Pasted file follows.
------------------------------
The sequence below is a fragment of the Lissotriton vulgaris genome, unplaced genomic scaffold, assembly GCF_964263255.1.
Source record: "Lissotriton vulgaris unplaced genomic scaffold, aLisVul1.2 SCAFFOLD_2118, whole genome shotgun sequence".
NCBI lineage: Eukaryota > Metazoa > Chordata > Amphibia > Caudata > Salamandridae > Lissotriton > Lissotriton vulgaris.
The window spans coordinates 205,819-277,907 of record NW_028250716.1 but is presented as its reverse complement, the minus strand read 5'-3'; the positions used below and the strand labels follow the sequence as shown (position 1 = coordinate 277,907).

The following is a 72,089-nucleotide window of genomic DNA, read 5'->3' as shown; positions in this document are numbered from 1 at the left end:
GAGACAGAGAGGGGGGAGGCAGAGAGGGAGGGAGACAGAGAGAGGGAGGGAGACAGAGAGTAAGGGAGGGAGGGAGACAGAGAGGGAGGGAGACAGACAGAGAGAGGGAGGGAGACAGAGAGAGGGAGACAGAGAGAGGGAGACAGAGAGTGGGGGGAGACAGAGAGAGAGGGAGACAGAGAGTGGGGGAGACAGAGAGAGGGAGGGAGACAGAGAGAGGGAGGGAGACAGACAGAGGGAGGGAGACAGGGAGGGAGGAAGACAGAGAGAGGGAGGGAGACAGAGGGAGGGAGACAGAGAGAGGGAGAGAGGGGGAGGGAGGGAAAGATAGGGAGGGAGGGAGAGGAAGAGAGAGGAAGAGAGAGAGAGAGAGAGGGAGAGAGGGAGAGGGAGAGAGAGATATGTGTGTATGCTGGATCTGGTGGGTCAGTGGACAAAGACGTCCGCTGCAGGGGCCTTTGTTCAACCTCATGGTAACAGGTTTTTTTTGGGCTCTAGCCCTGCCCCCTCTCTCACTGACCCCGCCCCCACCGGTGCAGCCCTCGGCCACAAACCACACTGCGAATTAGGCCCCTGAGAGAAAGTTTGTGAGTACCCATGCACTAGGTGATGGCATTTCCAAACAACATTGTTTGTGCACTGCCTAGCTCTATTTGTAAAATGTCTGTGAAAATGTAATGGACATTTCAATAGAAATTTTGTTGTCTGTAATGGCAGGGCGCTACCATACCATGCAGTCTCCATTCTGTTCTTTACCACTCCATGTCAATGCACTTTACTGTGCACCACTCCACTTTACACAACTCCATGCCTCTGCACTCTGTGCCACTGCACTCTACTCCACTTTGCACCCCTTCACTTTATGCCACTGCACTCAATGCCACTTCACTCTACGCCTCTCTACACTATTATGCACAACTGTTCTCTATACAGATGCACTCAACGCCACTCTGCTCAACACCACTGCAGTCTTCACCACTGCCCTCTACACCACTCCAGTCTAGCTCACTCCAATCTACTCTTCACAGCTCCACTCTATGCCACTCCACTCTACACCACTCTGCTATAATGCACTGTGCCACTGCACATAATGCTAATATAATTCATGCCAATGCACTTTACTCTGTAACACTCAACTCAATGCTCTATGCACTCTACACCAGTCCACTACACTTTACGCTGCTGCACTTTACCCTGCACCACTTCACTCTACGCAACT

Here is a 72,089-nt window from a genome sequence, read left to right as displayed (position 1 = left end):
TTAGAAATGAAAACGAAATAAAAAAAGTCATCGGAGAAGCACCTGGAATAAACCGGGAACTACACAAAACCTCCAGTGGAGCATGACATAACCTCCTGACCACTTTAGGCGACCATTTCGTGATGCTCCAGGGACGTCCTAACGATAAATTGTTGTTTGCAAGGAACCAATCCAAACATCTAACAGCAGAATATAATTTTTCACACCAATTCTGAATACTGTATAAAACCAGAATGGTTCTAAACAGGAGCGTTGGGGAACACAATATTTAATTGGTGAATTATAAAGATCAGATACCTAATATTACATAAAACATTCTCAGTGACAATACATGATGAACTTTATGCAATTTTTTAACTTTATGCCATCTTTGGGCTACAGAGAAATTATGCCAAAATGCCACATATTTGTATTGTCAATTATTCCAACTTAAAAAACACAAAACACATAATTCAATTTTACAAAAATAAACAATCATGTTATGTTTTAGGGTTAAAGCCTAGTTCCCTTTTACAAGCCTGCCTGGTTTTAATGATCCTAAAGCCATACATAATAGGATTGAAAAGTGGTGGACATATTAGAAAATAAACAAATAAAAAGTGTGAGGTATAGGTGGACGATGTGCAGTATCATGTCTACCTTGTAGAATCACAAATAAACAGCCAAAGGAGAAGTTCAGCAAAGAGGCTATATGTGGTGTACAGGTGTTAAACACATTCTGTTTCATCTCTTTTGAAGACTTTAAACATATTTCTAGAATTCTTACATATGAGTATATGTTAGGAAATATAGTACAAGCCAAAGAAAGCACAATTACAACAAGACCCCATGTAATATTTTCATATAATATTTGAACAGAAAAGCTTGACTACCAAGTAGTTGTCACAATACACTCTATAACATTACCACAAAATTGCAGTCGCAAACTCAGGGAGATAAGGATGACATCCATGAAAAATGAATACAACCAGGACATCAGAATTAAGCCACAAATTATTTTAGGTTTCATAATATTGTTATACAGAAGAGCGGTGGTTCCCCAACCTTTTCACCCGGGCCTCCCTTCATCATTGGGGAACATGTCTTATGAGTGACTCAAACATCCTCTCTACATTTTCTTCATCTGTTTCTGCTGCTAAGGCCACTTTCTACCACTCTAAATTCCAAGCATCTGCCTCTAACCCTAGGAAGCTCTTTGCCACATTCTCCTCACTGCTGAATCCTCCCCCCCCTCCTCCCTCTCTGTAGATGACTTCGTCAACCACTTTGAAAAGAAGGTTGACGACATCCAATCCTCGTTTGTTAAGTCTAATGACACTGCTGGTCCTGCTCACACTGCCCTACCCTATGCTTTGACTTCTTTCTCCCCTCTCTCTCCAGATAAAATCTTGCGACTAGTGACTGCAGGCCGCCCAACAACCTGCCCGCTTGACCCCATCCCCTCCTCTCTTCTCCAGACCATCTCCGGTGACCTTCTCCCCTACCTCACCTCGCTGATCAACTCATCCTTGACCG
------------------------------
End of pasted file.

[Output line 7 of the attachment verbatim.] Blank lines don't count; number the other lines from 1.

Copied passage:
Here is a 72,089-nt window from a genome sequence, read left to right as displayed (position 1 = left end):